Q: I was recently in a domestic relationship and ended up being shot three times. I feel threatened at my rental place because it is where I was shot, and I continue to live there. I’m afraid I cannot get out of my lease. I have done a little research and found there might be a way to get out of my lease due to my life-threatening situation. Is this true?
A: Under Minnesota law, a tenant may terminate a rental lease, without penalty, if the tenant or another authorized occupant, such as a child, fears imminent violence after a domestic abuse incident, criminal sexual conduct, or stalking has occurred.
The tenant must give the landlord written notice that is signed and dated, stating that the tenant fears imminent violence from a person, as indicated in a qualifying document, against the tenant or an authorized occupant if the tenant or authorized occupant remains in the rental property.
In this written notice to your landlord, you need to state that you must terminate your tenancy and include a date that you will vacate the property. You also need to include written instructions for your landlord to dispose of any personal property you leave behind.
This written notice must be delivered in person, by mail or fax and must come with a “qualifying document” that supports your claim. A qualifying document may consist of an order for protection, a current no-contact order, an official court statement, a statement by a law-enforcement officer or a statement by a licensed health care professional, a domestic abuse advocate or a sexual assault counselor.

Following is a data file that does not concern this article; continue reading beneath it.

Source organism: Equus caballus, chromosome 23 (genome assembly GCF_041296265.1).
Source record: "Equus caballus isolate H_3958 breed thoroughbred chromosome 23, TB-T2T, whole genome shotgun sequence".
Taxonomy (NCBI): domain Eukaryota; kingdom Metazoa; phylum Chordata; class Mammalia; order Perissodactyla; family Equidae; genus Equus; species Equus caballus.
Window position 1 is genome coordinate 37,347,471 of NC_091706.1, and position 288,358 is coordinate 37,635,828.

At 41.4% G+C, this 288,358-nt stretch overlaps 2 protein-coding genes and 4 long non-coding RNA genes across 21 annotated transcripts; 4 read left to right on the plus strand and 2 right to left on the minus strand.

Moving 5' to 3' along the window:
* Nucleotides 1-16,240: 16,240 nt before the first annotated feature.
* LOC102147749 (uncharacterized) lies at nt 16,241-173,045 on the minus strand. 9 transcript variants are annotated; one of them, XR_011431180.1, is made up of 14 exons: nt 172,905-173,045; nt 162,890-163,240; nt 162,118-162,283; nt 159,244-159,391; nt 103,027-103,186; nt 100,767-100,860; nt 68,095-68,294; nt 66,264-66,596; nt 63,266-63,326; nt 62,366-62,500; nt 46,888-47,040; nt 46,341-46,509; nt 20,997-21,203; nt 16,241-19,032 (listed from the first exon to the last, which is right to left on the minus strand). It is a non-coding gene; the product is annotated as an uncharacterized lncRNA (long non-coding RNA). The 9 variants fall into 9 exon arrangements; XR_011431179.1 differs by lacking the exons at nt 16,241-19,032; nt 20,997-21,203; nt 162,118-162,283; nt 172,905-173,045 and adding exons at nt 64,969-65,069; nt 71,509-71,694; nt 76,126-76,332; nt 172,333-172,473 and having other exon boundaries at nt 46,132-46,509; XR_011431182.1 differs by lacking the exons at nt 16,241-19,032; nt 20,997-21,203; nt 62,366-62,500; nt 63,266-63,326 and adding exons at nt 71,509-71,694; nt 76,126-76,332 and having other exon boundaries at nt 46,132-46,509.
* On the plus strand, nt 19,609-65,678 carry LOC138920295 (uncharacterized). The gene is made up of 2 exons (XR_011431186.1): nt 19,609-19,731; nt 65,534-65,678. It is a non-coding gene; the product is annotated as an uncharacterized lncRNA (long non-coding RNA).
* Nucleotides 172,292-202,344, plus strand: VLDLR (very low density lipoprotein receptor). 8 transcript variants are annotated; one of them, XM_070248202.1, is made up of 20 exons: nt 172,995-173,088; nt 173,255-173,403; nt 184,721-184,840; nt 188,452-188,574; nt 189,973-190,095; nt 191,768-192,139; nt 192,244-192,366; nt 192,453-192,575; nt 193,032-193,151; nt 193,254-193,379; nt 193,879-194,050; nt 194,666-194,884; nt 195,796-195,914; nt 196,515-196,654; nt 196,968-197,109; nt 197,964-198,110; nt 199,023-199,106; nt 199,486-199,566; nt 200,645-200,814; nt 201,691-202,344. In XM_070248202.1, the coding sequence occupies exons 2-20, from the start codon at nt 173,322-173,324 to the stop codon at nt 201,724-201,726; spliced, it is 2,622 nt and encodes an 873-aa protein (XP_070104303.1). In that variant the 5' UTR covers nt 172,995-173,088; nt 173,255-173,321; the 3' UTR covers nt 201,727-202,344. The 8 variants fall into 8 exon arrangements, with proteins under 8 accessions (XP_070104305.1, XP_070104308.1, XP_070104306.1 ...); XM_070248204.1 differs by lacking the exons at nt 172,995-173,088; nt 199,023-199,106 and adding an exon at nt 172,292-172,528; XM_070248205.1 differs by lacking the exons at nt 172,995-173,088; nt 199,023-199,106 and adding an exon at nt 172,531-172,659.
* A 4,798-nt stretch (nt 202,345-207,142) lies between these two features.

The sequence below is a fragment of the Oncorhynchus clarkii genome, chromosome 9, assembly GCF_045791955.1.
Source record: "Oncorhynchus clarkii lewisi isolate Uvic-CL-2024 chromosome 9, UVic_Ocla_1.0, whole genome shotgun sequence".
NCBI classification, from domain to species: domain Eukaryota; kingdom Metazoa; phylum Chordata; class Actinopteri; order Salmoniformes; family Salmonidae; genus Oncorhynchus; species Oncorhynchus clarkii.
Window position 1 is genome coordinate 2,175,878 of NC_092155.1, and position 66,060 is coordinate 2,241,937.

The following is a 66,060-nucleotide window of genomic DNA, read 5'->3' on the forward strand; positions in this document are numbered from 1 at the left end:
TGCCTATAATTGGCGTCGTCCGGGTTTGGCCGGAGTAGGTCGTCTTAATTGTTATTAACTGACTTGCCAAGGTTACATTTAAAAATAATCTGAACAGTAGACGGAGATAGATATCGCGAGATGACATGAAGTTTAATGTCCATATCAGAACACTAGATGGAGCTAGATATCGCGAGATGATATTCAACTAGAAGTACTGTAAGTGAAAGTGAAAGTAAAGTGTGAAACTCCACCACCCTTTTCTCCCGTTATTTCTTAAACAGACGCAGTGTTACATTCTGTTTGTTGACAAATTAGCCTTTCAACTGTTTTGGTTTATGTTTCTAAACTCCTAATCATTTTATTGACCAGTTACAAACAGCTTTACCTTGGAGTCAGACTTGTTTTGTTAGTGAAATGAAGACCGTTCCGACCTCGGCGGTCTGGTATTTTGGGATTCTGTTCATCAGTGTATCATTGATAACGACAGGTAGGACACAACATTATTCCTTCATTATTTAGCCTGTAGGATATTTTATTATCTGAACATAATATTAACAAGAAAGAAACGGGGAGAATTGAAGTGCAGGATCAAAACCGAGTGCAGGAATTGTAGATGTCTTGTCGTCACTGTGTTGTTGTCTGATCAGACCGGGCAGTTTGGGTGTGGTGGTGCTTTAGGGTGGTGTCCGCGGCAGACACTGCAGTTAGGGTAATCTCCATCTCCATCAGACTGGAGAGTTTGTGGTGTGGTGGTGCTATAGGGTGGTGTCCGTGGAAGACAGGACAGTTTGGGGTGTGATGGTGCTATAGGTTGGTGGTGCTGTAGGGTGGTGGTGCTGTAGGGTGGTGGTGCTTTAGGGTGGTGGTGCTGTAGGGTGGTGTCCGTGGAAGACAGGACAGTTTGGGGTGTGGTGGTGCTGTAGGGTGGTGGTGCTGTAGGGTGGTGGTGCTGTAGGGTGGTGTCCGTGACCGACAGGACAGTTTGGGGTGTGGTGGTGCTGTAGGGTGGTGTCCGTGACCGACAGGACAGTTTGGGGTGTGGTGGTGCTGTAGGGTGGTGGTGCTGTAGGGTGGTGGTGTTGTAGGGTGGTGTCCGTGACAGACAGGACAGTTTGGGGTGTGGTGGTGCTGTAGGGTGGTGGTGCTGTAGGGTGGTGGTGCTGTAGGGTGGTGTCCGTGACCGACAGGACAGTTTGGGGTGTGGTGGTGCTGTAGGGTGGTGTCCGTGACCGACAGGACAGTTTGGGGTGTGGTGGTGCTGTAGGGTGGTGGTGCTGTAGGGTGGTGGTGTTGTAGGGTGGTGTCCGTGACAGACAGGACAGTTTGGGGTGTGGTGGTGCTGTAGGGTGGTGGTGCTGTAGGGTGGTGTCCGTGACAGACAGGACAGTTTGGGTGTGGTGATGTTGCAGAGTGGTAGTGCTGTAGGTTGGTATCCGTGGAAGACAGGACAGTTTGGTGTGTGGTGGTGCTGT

If you are the only tenant, and you are terminating your lease because of domestic abuse, then you are responsible for only the rent due in the month you are terminating your lease. You will, however, forfeit your security deposit, since you are breaking the lease.
If there are several other tenants in your rental unit, their lease will also end when you break your lease, and the other tenants will forfeit their deposit as a result of breaking the lease. Your landlord may then decide to re-rent the unit to the remaining tenants, which is strictly up to your landlord and those tenants.
Kelly Klein is a Minneapolis attorney. Participation in this column does not create an attorney/client relationship with Klein. Do not rely on advice in this column for legal opinions. Consult an attorney regarding your particular issues. E-mail renting questions to firstname.lastname@example.org. Information provided by readers is not confidential.